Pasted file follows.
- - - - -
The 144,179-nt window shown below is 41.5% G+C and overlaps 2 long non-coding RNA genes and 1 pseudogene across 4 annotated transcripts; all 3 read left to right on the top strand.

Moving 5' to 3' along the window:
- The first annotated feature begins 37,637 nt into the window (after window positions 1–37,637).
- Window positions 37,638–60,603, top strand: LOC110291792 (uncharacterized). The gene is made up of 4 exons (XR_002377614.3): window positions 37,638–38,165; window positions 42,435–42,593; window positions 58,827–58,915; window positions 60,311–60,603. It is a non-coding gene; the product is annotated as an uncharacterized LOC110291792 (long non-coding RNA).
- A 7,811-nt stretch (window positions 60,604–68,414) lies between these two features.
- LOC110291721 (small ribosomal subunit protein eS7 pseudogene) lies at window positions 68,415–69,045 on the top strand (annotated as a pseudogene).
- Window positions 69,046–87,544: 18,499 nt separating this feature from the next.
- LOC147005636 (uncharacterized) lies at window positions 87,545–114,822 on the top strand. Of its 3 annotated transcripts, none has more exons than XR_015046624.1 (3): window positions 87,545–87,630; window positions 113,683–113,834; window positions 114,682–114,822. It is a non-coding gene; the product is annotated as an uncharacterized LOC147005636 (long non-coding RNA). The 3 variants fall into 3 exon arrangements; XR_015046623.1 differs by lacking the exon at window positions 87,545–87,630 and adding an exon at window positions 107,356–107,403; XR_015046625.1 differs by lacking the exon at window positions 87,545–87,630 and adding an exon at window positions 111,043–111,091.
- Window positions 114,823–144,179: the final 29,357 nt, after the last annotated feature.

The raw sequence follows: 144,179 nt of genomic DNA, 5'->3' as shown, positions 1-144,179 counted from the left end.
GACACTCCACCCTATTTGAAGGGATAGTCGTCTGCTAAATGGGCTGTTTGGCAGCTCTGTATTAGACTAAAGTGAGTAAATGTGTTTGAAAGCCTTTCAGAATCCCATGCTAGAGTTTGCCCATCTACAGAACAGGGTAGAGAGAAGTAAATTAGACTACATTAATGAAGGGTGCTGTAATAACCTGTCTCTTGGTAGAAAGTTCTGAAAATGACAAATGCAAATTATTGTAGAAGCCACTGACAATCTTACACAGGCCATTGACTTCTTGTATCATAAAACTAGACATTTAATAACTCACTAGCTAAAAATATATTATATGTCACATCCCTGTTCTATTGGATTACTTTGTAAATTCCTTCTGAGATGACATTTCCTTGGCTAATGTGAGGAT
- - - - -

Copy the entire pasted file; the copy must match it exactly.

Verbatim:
The 144,179-nt window shown below is 41.5% G+C and overlaps 2 long non-coding RNA genes and 1 pseudogene across 4 annotated transcripts; all 3 read left to right on the top strand.

Moving 5' to 3' along the window:
- The first annotated feature begins 37,637 nt into the window (after window positions 1–37,637).
- Window positions 37,638–60,603, top strand: LOC110291792 (uncharacterized). The gene is made up of 4 exons (XR_002377614.3): window positions 37,638–38,165; window positions 42,435–42,593; window positions 58,827–58,915; window positions 60,311–60,603. It is a non-coding gene; the product is annotated as an uncharacterized LOC110291792 (long non-coding RNA).
- A 7,811-nt stretch (window positions 60,604–68,414) lies between these two features.
- LOC110291721 (small ribosomal subunit protein eS7 pseudogene) lies at window positions 68,415–69,045 on the top strand (annotated as a pseudogene).
- Window positions 69,046–87,544: 18,499 nt separating this feature from the next.
- LOC147005636 (uncharacterized) lies at window positions 87,545–114,822 on the top strand. Of its 3 annotated transcripts, none has more exons than XR_015046624.1 (3): window positions 87,545–87,630; window positions 113,683–113,834; window positions 114,682–114,822. It is a non-coding gene; the product is annotated as an uncharacterized LOC147005636 (long non-coding RNA). The 3 variants fall into 3 exon arrangements; XR_015046623.1 differs by lacking the exon at window positions 87,545–87,630 and adding an exon at window positions 107,356–107,403; XR_015046625.1 differs by lacking the exon at window positions 87,545–87,630 and adding an exon at window positions 111,043–111,091.
- Window positions 114,823–144,179: the final 29,357 nt, after the last annotated feature.

The raw sequence follows: 144,179 nt of genomic DNA, 5'->3' as shown, positions 1-144,179 counted from the left end.
GACACTCCACCCTATTTGAAGGGATAGTCGTCTGCTAAATGGGCTGTTTGGCAGCTCTGTATTAGACTAAAGTGAGTAAATGTGTTTGAAAGCCTTTCAGAATCCCATGCTAGAGTTTGCCCATCTACAGAACAGGGTAGAGAGAAGTAAATTAGACTACATTAATGAAGGGTGCTGTAATAACCTGTCTCTTGGTAGAAAGTTCTGAAAATGACAAATGCAAATTATTGTAGAAGCCACTGACAATCTTACACAGGCCATTGACTTCTTGTATCATAAAACTAGACATTTAATAACTCACTAGCTAAAAATATATTATATGTCACATCCCTGTTCTATTGGATTACTTTGTAAATTCCTTCTGAGATGACATTTCCTTGGCTAATGTGAGGAT